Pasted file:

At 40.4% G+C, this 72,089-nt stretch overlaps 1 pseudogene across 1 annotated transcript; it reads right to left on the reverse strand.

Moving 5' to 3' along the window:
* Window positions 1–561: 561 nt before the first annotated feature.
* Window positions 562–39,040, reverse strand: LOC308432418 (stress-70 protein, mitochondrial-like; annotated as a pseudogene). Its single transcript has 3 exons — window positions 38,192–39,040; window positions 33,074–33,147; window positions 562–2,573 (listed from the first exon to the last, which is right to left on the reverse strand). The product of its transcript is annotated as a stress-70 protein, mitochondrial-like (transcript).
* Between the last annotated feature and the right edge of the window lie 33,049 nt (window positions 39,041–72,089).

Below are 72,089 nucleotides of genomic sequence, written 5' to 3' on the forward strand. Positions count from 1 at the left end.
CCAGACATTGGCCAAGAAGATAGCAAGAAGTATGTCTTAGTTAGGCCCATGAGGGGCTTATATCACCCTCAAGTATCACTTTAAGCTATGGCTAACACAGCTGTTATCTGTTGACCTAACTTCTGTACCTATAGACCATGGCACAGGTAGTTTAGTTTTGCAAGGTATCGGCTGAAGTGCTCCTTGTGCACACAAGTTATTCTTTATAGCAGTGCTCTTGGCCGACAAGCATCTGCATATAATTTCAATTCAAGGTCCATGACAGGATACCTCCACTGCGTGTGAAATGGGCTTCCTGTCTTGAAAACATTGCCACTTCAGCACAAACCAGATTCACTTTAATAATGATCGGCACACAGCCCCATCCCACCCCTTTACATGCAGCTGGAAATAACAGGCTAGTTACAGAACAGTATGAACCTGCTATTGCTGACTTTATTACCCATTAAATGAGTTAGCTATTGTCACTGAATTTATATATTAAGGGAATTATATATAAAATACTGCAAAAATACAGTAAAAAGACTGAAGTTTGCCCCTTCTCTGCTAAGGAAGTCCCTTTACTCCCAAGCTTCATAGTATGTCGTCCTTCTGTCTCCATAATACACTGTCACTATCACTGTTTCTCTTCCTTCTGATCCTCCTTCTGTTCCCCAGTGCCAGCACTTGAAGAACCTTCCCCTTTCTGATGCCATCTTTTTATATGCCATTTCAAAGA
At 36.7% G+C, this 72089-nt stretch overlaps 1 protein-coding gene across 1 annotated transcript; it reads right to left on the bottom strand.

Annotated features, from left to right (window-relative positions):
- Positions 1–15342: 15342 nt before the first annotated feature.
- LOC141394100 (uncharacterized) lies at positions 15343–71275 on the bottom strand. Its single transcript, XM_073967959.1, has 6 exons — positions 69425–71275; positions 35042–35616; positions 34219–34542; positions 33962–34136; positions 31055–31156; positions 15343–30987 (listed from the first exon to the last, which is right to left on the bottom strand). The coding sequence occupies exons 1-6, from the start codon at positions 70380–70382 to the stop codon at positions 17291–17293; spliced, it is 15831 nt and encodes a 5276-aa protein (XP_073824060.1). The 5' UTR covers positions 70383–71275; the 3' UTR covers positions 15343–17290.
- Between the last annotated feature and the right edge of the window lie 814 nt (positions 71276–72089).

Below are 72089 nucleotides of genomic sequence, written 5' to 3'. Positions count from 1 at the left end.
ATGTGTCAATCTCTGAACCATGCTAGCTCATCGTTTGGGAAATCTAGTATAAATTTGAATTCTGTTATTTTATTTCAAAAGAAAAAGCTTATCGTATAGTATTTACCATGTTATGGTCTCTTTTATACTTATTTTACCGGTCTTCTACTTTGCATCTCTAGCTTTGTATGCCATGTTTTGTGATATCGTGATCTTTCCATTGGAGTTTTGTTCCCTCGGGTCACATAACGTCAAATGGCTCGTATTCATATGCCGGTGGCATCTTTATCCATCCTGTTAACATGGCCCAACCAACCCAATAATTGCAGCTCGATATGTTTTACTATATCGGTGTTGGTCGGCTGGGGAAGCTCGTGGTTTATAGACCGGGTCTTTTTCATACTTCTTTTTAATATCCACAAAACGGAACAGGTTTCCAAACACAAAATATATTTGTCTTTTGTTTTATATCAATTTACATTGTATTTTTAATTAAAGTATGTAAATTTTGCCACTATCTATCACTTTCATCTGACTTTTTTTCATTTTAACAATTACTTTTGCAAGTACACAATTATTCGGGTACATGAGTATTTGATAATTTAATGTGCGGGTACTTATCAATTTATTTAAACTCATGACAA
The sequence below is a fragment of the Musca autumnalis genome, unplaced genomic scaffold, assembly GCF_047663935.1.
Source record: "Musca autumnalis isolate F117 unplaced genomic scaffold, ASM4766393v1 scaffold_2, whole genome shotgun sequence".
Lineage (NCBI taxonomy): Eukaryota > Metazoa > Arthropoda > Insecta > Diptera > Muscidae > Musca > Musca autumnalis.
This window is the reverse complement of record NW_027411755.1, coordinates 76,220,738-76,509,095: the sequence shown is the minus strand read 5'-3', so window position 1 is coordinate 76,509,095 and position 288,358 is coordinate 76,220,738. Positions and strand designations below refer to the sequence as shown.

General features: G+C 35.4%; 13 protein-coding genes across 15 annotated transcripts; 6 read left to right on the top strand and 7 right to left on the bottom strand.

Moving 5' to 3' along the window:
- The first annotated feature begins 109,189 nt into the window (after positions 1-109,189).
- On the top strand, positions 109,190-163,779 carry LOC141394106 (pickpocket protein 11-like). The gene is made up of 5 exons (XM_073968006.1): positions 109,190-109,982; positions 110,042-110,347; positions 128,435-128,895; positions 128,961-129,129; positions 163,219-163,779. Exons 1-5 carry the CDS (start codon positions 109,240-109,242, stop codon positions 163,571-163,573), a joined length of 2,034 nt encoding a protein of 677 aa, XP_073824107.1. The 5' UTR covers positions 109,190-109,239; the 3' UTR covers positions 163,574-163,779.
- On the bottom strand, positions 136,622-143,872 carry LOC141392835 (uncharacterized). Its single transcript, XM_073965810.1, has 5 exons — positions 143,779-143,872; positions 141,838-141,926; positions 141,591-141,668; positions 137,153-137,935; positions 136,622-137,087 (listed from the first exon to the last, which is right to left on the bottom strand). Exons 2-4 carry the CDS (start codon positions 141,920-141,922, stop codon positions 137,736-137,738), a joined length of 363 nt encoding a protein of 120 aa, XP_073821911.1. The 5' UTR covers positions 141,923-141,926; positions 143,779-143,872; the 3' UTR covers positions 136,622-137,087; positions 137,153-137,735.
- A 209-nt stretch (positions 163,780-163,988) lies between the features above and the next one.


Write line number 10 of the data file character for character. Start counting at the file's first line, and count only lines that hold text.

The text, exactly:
- Positions 1–15342: 15342 nt before the first annotated feature.